Houston ( (listen) HEW-stən) is the most populous city in the U.S. state of Texas, fourth most populous city in the United States, most populous city in the Southern United States, as well as the sixth most populous in North America, with an estimated 2019 population of 2,320,268. Located in Southeast Texas near Galveston Bay and the Gulf of Mexico, it is the seat of Harris County and the principal city of the Greater Houston metropolitan area, which is the fifth most populous metropolitan statistical area in the United States and the second most populous in Texas after the Dallas-Fort Worth metroplex, with a population of 7,066,141 in 2019.
Comprising a total area of 637.4 square miles (1,651 km2), Houston is the eighth most expansive city in the United States (including consolidated city-counties). It is the largest city in the United States by total area, whose government is not consolidated with that of a county, parish or borough. Though primarily in Harris County, small portions of the city extend into Fort Bend and Montgomery counties, bordering other principal communities of Greater Houston such as Sugar Land and The Woodlands.
The city of Houston was founded by land investors on August 30, 1836, at the confluence of Buffalo Bayou and White Oak Bayou (a point now known as Allen's Landing) and incorporated as a city on June 5, 1837. The city is named after former General Sam Houston, who was president of the Republic of Texas and had won Texas' independence from Mexico at the Battle of San Jacinto 25 miles (40 km) east of Allen's Landing. After briefly serving as the capital of the Texas Republic in the late 1830s, Houston grew steadily into a regional trading center for the remainder of the 19th century.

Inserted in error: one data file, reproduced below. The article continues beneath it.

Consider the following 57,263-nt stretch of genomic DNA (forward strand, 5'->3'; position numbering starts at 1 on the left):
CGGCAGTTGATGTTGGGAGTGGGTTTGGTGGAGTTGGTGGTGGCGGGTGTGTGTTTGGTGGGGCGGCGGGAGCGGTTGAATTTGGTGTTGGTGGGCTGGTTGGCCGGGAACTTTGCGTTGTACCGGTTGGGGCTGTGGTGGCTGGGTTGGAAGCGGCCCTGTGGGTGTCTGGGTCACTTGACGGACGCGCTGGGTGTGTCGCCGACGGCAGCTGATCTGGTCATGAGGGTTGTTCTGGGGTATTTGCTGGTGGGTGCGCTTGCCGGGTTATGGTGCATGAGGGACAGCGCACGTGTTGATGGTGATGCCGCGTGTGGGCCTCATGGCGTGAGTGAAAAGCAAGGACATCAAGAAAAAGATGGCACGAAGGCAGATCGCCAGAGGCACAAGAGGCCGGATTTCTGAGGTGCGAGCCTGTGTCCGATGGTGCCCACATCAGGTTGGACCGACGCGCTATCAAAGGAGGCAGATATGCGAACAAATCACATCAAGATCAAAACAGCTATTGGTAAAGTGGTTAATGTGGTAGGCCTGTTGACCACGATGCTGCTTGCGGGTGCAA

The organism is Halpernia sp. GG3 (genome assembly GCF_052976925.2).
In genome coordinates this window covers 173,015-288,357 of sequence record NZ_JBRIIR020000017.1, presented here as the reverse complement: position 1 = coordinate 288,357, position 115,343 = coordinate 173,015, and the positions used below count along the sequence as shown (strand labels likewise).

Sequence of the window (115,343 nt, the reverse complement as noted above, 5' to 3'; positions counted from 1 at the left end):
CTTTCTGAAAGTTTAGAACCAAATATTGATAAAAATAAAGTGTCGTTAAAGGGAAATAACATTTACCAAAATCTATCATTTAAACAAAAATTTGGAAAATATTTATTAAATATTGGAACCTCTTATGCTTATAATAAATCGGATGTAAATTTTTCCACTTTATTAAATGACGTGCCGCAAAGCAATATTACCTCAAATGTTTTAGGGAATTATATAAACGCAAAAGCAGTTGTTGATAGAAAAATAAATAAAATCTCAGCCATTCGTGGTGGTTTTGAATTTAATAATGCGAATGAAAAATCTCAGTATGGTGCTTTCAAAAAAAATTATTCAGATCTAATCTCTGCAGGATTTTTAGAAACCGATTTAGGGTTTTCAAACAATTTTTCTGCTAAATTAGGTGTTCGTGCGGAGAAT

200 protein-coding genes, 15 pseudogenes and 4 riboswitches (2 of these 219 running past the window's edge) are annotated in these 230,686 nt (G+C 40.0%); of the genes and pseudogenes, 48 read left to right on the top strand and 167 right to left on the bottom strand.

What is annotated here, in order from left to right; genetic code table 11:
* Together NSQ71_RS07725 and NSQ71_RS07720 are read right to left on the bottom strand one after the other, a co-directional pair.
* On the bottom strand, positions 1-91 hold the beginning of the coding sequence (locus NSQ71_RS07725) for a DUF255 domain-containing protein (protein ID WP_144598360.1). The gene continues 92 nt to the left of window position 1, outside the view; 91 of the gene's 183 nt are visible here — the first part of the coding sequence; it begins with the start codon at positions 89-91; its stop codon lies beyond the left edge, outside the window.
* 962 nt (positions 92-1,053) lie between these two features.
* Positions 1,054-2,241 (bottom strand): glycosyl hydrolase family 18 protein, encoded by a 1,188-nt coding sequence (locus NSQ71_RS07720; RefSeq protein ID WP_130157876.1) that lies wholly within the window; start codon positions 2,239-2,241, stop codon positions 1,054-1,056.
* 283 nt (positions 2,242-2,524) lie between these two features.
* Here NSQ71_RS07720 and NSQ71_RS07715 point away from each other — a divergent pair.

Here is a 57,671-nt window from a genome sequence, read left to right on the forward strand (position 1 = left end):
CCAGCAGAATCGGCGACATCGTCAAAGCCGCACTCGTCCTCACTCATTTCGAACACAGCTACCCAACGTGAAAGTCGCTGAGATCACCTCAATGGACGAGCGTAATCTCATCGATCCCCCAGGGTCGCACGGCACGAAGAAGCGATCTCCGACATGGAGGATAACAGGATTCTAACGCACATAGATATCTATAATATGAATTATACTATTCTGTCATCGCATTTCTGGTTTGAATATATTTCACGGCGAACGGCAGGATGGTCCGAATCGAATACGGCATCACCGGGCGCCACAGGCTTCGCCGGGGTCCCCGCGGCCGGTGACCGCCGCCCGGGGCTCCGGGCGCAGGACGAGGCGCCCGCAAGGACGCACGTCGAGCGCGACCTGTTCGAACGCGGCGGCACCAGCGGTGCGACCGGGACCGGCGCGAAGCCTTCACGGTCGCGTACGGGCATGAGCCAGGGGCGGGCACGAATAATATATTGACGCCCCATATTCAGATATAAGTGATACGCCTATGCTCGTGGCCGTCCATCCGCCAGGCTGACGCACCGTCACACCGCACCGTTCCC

The arrival of the 20th century saw a convergence of economic factors which fueled rapid growth in Houston, including a burgeoning port and railroad industry, the decline of Galveston as Texas' primary port following a devastating 1900 hurricane, the subsequent construction of the Houston Ship Channel, and the Texas oil boom. In the mid-20th century, Houston's economy diversified as it became home to the Texas Medical Center—the world's largest concentration of healthcare and research institutions—and NASA's Johnson Space Center, where the Mission Control Center is located.
Houston's economy since the late 19th century has a broad industrial base in energy, manufacturing, aeronautics, and transportation. Leading in healthcare sectors and building oilfield equipment, Houston has the second most Fortune 500 headquarters of any U.S. municipality within its city limits (after New York City).